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15th October 2018

Review: Facelt London

Robert Pate looks back on a memorable but flawed experience at Facelt.
Review: Facelt London

Towards the end of September I was blessed with the opportunity of paying for general admission to the playoff stage of FaceIt’s Counter-Strike: Global Offensive Major. This has been the first offline event I have attended since Gfinity G3 in 2014, and in my naïvety I also didn’t realise the sheer difference in scale until I arrived at the SSE Arena.

Gfinity G3 was about as packed a Conservative party conference — myself and my friends were able to sit wherever we wanted. Players, casters, and analysts would sit right in front of us to watch the matches. I still remember Kenny “kennyS” Schrub swaggering down the steps next to us, doling out homie handshakes like a real celebrity. Not knowing anything about him apart from this, I reasonably decided to hate how cocky he seemed and took joy in their defeat to Virtus Pro.

The FaceIt Major was a whole other experience. With the SSE seating north of 10,000 people and being filled by the final, it was a far cry from my last experience. The players were now titans, arriving to standing ovation with their flag-bearer, and taking their places in the monoliths that overlooked onto the crowd. All of this was matched by music that went from ominous to explosive and eventually right back down to cringe, thanks to DJ MYMA’s remix of a CS:GO rap battle.

This wasn’t everything though; UK pride was stirring. We had not one, but two UK players in the playoff stage. With Owen ‘Smooya’ Butterfield on Team BIG and Rory ‘Dephh’ Jackson playing for Team Complexity. Who cares if the other four players on BIG are from Germany; we were about to show the world that our scene wasn’t a laughing stock anymore. Truly, it was hard not to be taken in with the excessive production and the narrative. That was until the games started, however.

BIG vs Na’Vi was the first match, and completely set the tone for the rest of the event. Despite our constant chants for Smooya, Na’Vi took the first map a startling 16-2, and the second 16-6.

The odd thing about the series was the stark skill gap between BIG and Na’Vi, causing us to repeatedly look to the person next to us to ask if this was a real game of Counter-Strike we were watching. BIG’s playbook on the first map, Dust 2, probably wasn’t even a double-sided bit of paper. Their approach became incredibly predictable, but their individual fundamentals were also incredibly questionable. One notable example from BIG is Fatih ‘gob b’ Dayik’s attempt to fool a Tier 1 team by placing a smoke in the middle of nowhere, standing in it, and hoping Na’Vi wouldn’t figure that out (they did).

This proved a persistent theme throughout the playoffs, with only the Liquid vs Hellraisers series going to the third map. Both Astralis and Na’Vi appeared to be the only competent competitors as the days went on, having excellent individual play and reads on their opponents set-ups.

Some in the community liked to place the blame for this with the Swiss format that had been used, with Best of One games being utilised to decide which teams would make it to the playoffs. The CEO of Ninjas in Pyjamas, a former Major winning team that failed to get to the playoffs, complained about the format. The argument is that the way teams have been drawn, and the use of  Best of One maps, has the potentially unfortunate consequence of ‘worse’ teams being able to play easier opponents or cause upsets.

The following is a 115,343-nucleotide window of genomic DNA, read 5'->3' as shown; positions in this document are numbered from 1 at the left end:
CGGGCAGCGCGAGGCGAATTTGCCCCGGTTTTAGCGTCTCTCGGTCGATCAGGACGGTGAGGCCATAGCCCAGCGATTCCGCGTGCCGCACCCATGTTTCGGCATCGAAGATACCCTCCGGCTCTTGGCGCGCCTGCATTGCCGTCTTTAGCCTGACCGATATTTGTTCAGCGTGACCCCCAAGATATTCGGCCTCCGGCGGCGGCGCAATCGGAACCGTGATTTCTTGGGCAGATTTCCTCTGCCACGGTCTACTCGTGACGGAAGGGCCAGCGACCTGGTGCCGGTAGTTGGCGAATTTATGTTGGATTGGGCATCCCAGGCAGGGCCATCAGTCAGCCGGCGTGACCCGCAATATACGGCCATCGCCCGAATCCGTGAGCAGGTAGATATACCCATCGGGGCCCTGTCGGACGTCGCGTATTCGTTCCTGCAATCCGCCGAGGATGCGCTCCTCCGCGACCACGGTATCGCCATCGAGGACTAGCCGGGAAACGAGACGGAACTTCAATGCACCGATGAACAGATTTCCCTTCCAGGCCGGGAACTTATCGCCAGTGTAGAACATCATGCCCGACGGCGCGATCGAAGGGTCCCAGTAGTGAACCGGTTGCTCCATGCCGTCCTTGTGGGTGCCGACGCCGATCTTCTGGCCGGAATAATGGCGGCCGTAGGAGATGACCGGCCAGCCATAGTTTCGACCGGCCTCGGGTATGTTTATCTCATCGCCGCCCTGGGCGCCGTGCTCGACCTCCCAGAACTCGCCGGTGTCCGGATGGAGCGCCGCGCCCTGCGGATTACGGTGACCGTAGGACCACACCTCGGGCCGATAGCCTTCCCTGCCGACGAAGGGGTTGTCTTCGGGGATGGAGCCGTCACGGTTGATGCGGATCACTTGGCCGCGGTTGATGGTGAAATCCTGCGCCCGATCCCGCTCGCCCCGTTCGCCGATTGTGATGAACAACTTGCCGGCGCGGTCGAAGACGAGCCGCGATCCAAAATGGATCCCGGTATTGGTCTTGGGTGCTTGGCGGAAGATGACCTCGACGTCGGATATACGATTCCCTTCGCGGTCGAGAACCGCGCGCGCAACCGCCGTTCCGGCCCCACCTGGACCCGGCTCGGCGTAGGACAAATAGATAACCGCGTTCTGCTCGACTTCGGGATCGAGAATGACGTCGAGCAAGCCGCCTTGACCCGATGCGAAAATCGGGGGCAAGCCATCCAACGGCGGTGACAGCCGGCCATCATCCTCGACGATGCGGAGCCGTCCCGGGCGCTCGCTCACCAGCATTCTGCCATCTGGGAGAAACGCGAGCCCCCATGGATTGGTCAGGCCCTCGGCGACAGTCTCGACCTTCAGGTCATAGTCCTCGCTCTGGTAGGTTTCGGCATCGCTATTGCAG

People that want to argue this tend to apply it only to the two former Swedish giants Ninjas in Pyjamas and Fnatic. Both of whom lost out during the Legends Stage. There’s something quite snobbish about this, assuming that every other team outside the usual circle of winners is somehow terrible and, given the chance, they would have walked over them.

Proving this point, William “Draken” Sundin, at the time a player for Fnatic, tried to flex his muscles and claim that players from the CIS region were simply not up to par. He placed these tweets alongside complaints about the format. Summarily, Fnatic lost convincingly against CIS teams Na’Vi and then Hellraisers to be dropped out of the Legends stage.

Fnatic has since undergone serious roster changes, dropping old Swedish hero Robin “flusha” Rönnquist as well as Draken for other players. NiP weren’t exactly putting up stellar results either, struggling against both Vega Squadron and Mousesports to get their two victories. I suppose the lesson is, your past achievements won’t matter if you can’t show up on the day.

Despite the clear talent Na’Vi has both individually and as a team, the grand final of the Major was an unexpectedly one-sided affair. Astralis really have established this as their era, more recently winning the BLAST Pro Series in Istanbul. The games were overall a complete bore, with very few memorable clutch rounds or even rounds in general.

Even as the last few rounds came around during the grand final, the general admission seats (including myself) were throwing up a mexican wave initiated by a man who looked like Jesus. Rather than chanting for Astralis or Na’Vi we were chanting “We love you Jesus, we do!”.

Without the content to back it up, the magic of the production and the narrative began to collapse during the first day and continually after that. This doesn’t apply to the show match, which was the most tense games of the event. Otherwise, you might have spotted a few people asleep, on their phones, or even reading a book.

photo: TeatonioMatos@Reddit

Weirdly, the best bits were the people I was hanging out with, and the kids in line who, after overhearing my dislike for FaceIt Vice President James Bardolph, showed me a clip on their phone of one of them destroying him during a match.

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